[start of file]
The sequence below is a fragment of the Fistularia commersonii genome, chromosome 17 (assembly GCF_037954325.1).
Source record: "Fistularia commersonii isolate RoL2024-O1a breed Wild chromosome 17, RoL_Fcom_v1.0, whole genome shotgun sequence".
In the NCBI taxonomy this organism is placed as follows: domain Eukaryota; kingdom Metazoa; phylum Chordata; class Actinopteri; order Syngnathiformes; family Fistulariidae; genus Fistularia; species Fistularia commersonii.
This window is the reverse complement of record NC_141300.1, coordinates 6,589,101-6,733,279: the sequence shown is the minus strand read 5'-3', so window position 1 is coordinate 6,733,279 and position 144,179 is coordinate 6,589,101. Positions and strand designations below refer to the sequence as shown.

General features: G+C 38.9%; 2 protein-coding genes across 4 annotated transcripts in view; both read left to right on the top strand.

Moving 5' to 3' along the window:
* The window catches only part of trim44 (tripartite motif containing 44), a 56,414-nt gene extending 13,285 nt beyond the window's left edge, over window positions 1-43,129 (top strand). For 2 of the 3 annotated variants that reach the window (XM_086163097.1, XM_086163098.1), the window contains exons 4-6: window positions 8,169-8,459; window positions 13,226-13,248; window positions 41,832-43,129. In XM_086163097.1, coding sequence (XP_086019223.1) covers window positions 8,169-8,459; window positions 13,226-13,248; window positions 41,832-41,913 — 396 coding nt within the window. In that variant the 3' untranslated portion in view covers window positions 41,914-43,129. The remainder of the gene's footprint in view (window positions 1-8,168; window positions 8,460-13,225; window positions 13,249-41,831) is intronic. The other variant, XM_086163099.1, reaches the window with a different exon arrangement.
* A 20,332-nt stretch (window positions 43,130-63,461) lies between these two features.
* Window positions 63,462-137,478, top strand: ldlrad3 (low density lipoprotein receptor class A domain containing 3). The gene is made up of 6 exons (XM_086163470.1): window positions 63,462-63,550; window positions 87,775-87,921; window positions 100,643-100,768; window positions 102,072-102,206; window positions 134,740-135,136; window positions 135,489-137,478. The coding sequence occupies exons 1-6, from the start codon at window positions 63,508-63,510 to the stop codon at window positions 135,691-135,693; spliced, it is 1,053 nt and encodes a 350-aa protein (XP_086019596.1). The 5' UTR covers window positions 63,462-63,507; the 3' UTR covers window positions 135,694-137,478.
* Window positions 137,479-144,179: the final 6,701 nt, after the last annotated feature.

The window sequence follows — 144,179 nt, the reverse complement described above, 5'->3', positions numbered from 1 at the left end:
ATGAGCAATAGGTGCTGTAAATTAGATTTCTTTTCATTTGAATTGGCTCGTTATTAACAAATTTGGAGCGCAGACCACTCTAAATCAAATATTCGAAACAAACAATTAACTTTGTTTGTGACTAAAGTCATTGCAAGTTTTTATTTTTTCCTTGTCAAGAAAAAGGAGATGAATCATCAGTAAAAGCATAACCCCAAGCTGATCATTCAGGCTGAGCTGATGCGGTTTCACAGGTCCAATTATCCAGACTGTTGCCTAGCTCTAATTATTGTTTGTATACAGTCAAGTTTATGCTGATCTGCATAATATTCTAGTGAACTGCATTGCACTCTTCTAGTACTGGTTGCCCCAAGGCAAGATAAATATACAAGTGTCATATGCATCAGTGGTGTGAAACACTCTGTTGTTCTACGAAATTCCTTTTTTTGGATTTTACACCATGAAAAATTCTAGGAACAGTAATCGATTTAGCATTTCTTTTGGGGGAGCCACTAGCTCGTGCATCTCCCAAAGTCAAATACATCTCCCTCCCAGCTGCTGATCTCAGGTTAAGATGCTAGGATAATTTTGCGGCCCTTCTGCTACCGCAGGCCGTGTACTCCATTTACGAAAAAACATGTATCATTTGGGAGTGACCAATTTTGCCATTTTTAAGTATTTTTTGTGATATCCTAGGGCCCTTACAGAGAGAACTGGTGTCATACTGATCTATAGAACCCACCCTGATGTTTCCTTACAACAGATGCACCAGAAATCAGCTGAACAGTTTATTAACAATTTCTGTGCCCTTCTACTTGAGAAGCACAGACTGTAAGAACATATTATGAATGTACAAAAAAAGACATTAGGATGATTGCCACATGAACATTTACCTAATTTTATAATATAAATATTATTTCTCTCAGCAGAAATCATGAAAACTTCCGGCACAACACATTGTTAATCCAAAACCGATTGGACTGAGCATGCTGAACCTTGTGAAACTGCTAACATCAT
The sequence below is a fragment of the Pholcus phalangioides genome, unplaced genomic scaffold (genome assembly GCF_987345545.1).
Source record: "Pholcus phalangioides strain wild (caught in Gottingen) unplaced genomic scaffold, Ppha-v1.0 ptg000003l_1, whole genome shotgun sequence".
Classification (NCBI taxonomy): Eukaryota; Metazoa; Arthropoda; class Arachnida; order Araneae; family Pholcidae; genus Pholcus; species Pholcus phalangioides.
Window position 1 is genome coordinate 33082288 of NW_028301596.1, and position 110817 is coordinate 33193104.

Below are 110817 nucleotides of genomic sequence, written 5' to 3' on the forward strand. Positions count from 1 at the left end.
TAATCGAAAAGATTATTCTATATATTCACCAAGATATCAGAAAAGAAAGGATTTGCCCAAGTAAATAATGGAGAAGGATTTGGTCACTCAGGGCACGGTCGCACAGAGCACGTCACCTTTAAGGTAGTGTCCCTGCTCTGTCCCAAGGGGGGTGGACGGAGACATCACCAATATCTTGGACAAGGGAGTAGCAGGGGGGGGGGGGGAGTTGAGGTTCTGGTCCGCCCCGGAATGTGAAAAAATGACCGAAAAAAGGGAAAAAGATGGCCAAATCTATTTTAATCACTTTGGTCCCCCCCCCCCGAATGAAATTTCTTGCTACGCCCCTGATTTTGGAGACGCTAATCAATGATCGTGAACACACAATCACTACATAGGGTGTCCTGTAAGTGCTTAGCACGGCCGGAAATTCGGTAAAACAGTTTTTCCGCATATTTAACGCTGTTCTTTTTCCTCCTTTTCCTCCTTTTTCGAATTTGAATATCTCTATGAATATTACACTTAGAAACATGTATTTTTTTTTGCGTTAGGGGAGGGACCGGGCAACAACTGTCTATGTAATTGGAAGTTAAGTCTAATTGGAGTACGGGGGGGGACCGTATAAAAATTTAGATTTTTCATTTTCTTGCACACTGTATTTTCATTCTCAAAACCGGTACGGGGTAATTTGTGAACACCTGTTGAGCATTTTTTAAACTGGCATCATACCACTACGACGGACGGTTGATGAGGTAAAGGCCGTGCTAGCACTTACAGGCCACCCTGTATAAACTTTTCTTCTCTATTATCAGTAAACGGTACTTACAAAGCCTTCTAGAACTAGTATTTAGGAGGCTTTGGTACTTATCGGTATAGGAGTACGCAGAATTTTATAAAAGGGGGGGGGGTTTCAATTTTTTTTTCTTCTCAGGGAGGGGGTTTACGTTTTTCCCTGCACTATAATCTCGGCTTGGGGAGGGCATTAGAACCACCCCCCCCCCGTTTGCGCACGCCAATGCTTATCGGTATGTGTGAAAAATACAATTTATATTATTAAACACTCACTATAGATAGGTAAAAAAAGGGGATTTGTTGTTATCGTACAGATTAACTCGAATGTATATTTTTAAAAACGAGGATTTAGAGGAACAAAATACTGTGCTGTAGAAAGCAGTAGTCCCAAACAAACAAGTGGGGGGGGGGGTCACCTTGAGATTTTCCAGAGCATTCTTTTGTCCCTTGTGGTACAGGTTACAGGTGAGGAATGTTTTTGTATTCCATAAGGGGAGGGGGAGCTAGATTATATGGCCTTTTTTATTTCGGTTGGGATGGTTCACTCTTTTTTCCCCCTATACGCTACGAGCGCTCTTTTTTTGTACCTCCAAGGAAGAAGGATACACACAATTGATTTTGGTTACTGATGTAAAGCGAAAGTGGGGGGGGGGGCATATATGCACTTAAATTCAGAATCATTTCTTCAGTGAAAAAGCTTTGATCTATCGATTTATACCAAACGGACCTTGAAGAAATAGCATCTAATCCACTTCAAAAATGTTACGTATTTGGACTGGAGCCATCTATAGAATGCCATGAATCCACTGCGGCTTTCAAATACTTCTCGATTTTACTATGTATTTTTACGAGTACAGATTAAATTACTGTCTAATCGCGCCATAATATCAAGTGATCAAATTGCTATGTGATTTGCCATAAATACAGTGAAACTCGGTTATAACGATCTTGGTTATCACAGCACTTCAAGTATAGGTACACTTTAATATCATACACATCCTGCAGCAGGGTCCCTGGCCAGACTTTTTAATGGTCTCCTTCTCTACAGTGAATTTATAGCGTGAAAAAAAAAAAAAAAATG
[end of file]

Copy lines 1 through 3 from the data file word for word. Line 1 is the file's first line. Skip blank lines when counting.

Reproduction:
The sequence below is a fragment of the Fistularia commersonii genome, chromosome 17 (assembly GCF_037954325.1).
Source record: "Fistularia commersonii isolate RoL2024-O1a breed Wild chromosome 17, RoL_Fcom_v1.0, whole genome shotgun sequence".
In the NCBI taxonomy this organism is placed as follows: domain Eukaryota; kingdom Metazoa; phylum Chordata; class Actinopteri; order Syngnathiformes; family Fistulariidae; genus Fistularia; species Fistularia commersonii.